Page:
Forebrain neurochemical interactions regulating effort-related processes

Date of Completion

January 2007


Biology, Neuroscience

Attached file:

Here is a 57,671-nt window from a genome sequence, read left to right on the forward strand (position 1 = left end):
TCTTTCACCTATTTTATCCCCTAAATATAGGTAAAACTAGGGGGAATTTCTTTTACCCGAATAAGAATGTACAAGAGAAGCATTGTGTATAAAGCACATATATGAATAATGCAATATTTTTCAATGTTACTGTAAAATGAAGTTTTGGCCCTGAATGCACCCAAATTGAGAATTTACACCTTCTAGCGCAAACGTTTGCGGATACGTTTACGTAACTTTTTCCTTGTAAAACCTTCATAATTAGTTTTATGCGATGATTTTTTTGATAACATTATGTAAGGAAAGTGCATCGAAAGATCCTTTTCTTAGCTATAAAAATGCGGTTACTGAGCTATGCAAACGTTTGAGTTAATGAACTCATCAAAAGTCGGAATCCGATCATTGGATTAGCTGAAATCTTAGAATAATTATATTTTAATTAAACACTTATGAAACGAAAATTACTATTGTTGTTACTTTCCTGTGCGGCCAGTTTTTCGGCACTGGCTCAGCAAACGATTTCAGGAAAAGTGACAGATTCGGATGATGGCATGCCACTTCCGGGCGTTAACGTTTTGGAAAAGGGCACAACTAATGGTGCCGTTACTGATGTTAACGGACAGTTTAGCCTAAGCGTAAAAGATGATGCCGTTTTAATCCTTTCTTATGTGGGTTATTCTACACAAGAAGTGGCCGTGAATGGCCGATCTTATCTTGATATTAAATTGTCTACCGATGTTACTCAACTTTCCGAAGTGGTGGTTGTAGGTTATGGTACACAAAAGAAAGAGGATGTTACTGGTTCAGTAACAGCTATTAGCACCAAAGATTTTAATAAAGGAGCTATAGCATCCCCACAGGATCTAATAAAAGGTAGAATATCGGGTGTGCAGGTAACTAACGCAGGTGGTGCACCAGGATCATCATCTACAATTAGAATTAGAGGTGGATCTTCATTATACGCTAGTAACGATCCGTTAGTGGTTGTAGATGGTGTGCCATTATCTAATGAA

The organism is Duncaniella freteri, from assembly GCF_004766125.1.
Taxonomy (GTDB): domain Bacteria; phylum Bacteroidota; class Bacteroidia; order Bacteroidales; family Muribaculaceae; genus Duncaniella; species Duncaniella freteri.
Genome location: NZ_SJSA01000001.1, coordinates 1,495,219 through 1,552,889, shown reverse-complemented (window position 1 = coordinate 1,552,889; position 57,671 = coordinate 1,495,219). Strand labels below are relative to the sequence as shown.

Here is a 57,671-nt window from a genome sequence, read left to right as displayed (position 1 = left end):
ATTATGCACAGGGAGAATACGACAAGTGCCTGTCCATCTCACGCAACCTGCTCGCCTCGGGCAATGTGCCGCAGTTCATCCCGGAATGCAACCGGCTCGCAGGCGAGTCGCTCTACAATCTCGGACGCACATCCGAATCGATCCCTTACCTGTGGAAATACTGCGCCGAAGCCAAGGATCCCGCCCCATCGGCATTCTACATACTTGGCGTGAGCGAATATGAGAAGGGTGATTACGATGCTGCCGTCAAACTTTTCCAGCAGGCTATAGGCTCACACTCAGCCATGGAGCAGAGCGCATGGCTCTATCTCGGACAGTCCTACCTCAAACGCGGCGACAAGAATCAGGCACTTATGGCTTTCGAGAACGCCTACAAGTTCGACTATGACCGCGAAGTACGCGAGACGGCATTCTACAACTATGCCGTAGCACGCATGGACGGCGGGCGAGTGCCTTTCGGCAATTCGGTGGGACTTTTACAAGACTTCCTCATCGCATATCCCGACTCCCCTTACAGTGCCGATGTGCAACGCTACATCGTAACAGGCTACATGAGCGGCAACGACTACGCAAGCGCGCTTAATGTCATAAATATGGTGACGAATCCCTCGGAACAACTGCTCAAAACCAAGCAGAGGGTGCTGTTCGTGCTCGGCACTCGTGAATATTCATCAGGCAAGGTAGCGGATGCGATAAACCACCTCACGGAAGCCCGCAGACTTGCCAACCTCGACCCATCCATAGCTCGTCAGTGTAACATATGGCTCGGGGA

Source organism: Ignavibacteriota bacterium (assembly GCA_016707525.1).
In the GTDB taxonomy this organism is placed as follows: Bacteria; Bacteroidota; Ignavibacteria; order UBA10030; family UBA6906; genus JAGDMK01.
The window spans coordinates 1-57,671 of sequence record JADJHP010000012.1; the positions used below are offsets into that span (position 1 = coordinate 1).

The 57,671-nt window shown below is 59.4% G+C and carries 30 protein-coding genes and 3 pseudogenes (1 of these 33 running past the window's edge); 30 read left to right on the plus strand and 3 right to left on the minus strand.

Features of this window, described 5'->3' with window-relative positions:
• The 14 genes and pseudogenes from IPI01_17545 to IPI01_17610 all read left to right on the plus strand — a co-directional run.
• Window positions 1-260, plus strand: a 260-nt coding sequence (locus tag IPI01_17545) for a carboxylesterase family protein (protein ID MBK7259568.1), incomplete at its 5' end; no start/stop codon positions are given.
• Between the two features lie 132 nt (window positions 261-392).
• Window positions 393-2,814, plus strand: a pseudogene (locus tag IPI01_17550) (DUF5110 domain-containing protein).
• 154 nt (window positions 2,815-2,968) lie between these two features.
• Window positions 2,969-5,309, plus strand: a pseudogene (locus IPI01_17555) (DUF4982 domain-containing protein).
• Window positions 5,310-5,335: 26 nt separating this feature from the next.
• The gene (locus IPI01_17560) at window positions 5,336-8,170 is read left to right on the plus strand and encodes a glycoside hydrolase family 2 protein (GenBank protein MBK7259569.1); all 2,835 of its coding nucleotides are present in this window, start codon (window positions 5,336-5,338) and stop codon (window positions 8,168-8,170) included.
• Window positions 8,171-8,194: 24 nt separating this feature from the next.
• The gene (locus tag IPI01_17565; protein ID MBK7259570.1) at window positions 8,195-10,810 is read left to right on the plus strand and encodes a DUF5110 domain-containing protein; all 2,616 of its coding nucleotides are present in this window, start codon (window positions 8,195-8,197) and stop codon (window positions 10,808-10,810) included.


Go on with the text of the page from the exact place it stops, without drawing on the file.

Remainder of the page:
An emerging body of evidence indicates that striatal DA systems interact with adenosine A2A receptors, and these interactions may regulate the behavioral functions of the nucleus accumbens. The following experiments were designed to characterize the effects of the adenosine A2A agonist CGS 21680 on effort-related processes known to be modulated by the nucleus accumbens. The first set of experiments (exp. 1-3) showed that of systemic or intracranial injections into the nucleus accumbens of CGS 21680 interfere with an effort-related choice procedure know as the concurrent FR5/feeding procedure. The second set of experiments (exp.4-6), the same neurochemical manipulations produced suppressant effects on operant responding that interacted with the work requirement of the task. The last experiments included anatomical, neurochemical and behavioral studies that investigated the functional relation between adenosine A2A receptors in nucleus accumbens and GABA transmission in the ventral pallidum (VP). Using immunohistochemistry and track-tracing methods it was shown that ventral striatopallidal neurons expressed A 2A receptor immunoreactivity (exp. 7). Stimulation of these receptors increased extracellular levels of GABA in the ventral pallidum, as measured my microdialysis (exp. 8). Simultaneous intracranial unilateral injections of CGS 21680 into nucleus accumbens and contralateral injections of muscimol into the VP, produced a synergistic effect that dramatically suppressed operant responding in a schedule with a high ratio requirement (exp.9). ^ In conclusion, these experiments showed that stimulation of adenosine A2A receptors alters the exertion of effort in a manner that is similar to the effects of interference with DA transmission. These studies implicated the role of adenosine A2A receptor mechanisms in activational aspects of motivation. Further research into the function of these receptors in forebrain systems may lead to a greater understanding of both normal and pathological features of motivation, promoting the development of novel treatments for effort-related disorders in humans, such as psychomotor slowing in depression. ^